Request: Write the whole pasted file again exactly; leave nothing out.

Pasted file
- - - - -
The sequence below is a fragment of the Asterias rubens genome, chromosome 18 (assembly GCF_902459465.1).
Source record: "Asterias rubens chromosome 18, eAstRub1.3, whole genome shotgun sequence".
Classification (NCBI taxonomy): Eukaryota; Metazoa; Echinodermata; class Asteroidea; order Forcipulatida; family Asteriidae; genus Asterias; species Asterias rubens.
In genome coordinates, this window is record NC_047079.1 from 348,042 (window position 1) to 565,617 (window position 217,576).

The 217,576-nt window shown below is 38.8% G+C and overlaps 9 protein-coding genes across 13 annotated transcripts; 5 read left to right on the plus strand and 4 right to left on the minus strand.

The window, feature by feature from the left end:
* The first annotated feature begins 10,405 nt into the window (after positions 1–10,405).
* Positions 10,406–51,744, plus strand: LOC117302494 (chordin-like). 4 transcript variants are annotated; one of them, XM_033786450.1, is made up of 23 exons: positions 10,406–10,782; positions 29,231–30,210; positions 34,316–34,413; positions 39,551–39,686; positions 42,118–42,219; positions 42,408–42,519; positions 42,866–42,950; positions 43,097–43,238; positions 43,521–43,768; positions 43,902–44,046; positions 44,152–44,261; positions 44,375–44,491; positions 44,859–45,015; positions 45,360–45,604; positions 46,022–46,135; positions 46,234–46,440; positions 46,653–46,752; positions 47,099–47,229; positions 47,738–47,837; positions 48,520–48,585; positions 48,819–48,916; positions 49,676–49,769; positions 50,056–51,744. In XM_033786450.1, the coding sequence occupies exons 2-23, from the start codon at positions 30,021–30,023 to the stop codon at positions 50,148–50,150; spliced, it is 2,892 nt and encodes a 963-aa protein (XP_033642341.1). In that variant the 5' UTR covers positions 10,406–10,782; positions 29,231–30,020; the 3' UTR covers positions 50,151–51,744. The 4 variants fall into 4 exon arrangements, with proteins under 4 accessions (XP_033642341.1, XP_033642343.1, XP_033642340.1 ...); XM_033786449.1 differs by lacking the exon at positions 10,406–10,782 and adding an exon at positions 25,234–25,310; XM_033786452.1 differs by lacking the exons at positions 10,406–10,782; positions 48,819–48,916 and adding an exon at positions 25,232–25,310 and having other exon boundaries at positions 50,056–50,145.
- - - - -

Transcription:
The sequence below is a fragment of the Asterias rubens genome, chromosome 18 (assembly GCF_902459465.1).
Source record: "Asterias rubens chromosome 18, eAstRub1.3, whole genome shotgun sequence".
Classification (NCBI taxonomy): Eukaryota; Metazoa; Echinodermata; class Asteroidea; order Forcipulatida; family Asteriidae; genus Asterias; species Asterias rubens.
In genome coordinates, this window is record NC_047079.1 from 348,042 (window position 1) to 565,617 (window position 217,576).

The 217,576-nt window shown below is 38.8% G+C and overlaps 9 protein-coding genes across 13 annotated transcripts; 5 read left to right on the plus strand and 4 right to left on the minus strand.

The window, feature by feature from the left end:
* The first annotated feature begins 10,405 nt into the window (after positions 1–10,405).
* Positions 10,406–51,744, plus strand: LOC117302494 (chordin-like). 4 transcript variants are annotated; one of them, XM_033786450.1, is made up of 23 exons: positions 10,406–10,782; positions 29,231–30,210; positions 34,316–34,413; positions 39,551–39,686; positions 42,118–42,219; positions 42,408–42,519; positions 42,866–42,950; positions 43,097–43,238; positions 43,521–43,768; positions 43,902–44,046; positions 44,152–44,261; positions 44,375–44,491; positions 44,859–45,015; positions 45,360–45,604; positions 46,022–46,135; positions 46,234–46,440; positions 46,653–46,752; positions 47,099–47,229; positions 47,738–47,837; positions 48,520–48,585; positions 48,819–48,916; positions 49,676–49,769; positions 50,056–51,744. In XM_033786450.1, the coding sequence occupies exons 2-23, from the start codon at positions 30,021–30,023 to the stop codon at positions 50,148–50,150; spliced, it is 2,892 nt and encodes a 963-aa protein (XP_033642341.1). In that variant the 5' UTR covers positions 10,406–10,782; positions 29,231–30,020; the 3' UTR covers positions 50,151–51,744. The 4 variants fall into 4 exon arrangements, with proteins under 4 accessions (XP_033642341.1, XP_033642343.1, XP_033642340.1 ...); XM_033786449.1 differs by lacking the exon at positions 10,406–10,782 and adding an exon at positions 25,234–25,310; XM_033786452.1 differs by lacking the exons at positions 10,406–10,782; positions 48,819–48,916 and adding an exon at positions 25,232–25,310 and having other exon boundaries at positions 50,056–50,145.